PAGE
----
Coupang turns to thousands of robots in bid for profit

Coupang Inc., the South Korean e-commerce pioneer that has lost billions of dollars since its founding, is rolling out an army of robots at fulfillment centers in a bid to reach profitability.

Korea’s answer to Inc., Coupang burned cash by building distribution centers around the country that could help it push the boundaries of speedy delivery with broad selection. Now the company is closing in on breaking even, with analysts projecting it will turn a profit for the second straight quarter and then report its first annual operating profit in 2023.

The extreme automation is on display one cold February day at a Coupang facility in the southern city of Daegu. Squat autonomously guided vehicles — AGVs for the robotically literate — march toward a collection point like school kids queuing for lunch. The machines, which can carry 1,000 kilograms, look like bookshelves riding on Roomba cleaners, delivering payloads to pickers and sorters. The workload for humans has been cut by about 65%.

Coupang has invested about $260 million in the 12-story fulfillment operation in Daegu, and it is revealing its humming, AI-directed nerve center for the first time. The typically low-profile company is going public because it plans to adopt this kind of automation in other facilities.

“There are more expansion plans,” E.J. Choi, regional director of fulfillment services, told Bloomberg TV at the Daegu fulfillment center. The new facility provides a model for improving the “effectiveness of how we operate to continue to deliver our customer service while we are reducing the intensity of our workers’ workloads.”

Autonomous vehicles transport products at a Coupang fulfillment center.

The Daegu facility is a dizzying effort to supplement human labor with artificial intelligence-powered machines. The AGVs are segregated in an enclosed area that stretches the length of the fulfillment center, presumably to avoid physical injury to workers. The robots race through their side of the enclosure, collect the ordered goods and zip over to a human laborer, who plucks the packages from the top of the robot. 

On another floor, sorting robots organize goods based on Coupang’s algorithms to make them more efficient to collect. They dash across the plain white floor like rambunctious kids careening around an ice rink at full speed.

Coupang, like so many of today’s startups, grew up in an era when they could blow money by the billions because of backing from deep-pocketed investors like SoftBank Group Corp. But times have changed. The stocks of money-losing newbies have plummeted.

Fresh capital is almost impossible to come by. SoftBank’s Vision Fund cut back its new investments by about 95% in the most recent quarter.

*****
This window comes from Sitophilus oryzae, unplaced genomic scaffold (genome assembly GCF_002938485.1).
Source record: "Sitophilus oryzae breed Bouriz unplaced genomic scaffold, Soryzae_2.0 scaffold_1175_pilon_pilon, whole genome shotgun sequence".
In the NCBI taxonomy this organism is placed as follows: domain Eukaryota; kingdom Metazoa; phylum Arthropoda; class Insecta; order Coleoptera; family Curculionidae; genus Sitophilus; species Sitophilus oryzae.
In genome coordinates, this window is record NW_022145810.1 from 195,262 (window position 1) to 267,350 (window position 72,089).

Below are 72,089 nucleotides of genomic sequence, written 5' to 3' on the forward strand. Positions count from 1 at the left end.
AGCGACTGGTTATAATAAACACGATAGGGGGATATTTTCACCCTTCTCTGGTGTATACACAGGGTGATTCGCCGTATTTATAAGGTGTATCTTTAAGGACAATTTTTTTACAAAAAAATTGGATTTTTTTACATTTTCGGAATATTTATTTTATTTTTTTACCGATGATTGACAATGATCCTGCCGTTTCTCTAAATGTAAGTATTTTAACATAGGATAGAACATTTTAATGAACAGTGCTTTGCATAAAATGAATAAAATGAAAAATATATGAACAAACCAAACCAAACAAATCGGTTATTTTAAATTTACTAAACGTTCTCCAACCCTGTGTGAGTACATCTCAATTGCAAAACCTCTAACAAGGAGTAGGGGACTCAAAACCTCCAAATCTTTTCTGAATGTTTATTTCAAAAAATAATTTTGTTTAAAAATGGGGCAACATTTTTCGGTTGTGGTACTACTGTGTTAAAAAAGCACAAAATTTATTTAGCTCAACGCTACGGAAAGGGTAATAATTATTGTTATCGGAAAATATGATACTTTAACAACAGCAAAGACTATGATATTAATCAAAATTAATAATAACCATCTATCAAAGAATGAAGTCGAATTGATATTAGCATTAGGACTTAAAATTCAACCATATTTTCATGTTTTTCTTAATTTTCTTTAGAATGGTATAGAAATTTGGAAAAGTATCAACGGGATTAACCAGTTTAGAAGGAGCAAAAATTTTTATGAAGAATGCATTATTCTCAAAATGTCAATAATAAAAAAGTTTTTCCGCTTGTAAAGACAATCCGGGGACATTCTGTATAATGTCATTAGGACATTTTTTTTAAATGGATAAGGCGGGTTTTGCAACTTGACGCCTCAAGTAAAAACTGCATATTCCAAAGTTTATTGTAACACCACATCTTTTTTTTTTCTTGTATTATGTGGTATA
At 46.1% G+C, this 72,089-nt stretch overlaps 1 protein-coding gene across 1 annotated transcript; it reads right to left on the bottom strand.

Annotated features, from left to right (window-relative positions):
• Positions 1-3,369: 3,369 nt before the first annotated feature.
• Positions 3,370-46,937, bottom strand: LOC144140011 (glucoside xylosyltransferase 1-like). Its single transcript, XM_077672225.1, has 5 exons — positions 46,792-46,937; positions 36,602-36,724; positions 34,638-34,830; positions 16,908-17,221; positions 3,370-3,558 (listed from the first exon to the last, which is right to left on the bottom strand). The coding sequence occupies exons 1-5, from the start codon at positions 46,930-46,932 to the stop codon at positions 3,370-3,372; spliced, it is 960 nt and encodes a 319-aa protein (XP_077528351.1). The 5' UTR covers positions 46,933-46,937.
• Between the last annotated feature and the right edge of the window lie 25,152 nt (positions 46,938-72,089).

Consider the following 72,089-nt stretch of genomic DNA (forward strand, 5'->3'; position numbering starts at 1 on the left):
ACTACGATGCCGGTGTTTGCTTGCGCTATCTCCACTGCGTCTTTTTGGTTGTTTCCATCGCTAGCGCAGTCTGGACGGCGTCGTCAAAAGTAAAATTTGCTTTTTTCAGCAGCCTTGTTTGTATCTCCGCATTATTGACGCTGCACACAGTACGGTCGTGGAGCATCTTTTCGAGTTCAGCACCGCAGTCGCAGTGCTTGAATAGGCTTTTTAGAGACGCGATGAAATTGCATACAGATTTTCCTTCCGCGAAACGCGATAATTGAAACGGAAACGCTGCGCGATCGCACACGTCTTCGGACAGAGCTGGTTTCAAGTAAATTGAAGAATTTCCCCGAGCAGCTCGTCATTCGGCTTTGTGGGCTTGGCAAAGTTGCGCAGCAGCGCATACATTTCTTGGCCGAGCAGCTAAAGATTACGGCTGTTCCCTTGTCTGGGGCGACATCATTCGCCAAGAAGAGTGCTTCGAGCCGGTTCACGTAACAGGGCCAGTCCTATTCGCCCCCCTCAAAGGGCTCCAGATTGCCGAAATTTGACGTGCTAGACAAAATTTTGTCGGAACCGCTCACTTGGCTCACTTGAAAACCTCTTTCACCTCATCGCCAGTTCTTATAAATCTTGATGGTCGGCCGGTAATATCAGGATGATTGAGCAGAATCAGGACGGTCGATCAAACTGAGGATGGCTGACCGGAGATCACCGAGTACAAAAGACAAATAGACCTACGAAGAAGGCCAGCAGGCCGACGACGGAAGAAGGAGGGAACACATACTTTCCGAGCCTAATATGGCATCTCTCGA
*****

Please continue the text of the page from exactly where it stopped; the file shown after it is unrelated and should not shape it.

Coupang’s fulfillment center building in Daegu.

Coupang has used its capital from private backers and a 2021 initial public offering to expand rapidly throughout South Korea. The number of customers continued to increase even through a recent price hike as the company pushed to deliver products faster and in a wider swath of regions.

Still, Coupang’s stock is off by more than half since its listing in New York in March 2021 at $35 a share. The company has been caught up in controversies in recent years with a fire accident at one of its fulfillment centers in Icheon in 2021, while staff continued to ask for better working conditions. It has pledged to secure safety at workplaces and started to offer health-care benefits to employees.

Under the guidance of Coupang founder Bom Kim, who has stepped down from his positions at a Korea subsidiary to lead overseas businesses, Coupang is pushing to expand new markets in Taiwan and Japan. “We’re excited about the long-term opportunity and markets beyond Korea,” said Kim on a call with investors in November. “When we do invest more, it’s a reflection of that confidence.”

Employees sort packages brought by sorting robots. (Photographer: SeongJoon Cho/Bloomberg)

Coupang has more than 100 fulfillment and logistics centers in South Korea, but has yet to build such automation-based facilities overseas and hasn’t given detailed expansion plans. 

That could be the most challenging task for Coupang as it has to compete against big tech companies such as Amazon, said Shawn Yang, an analyst at Blue Lotus Capital Advisors.

“I think at least now it’s full of challenge because global expansion is not something very easy,” Yang told Bloomberg TV. Beyond the familiar huge internet retailers like Amazon and Alibaba, “there are some other players, like Shein, even TikTok wants to do its own e-commerce. So it’s going to be a very crowded business.”

Coupang is determined to keep rolling out the robots. The company sees Daegu as the beginning, not the end of its efforts.

“These are very modular and flexible systems,” said Choi. “We can easily replicate this in other locations.” –BLOOMBERG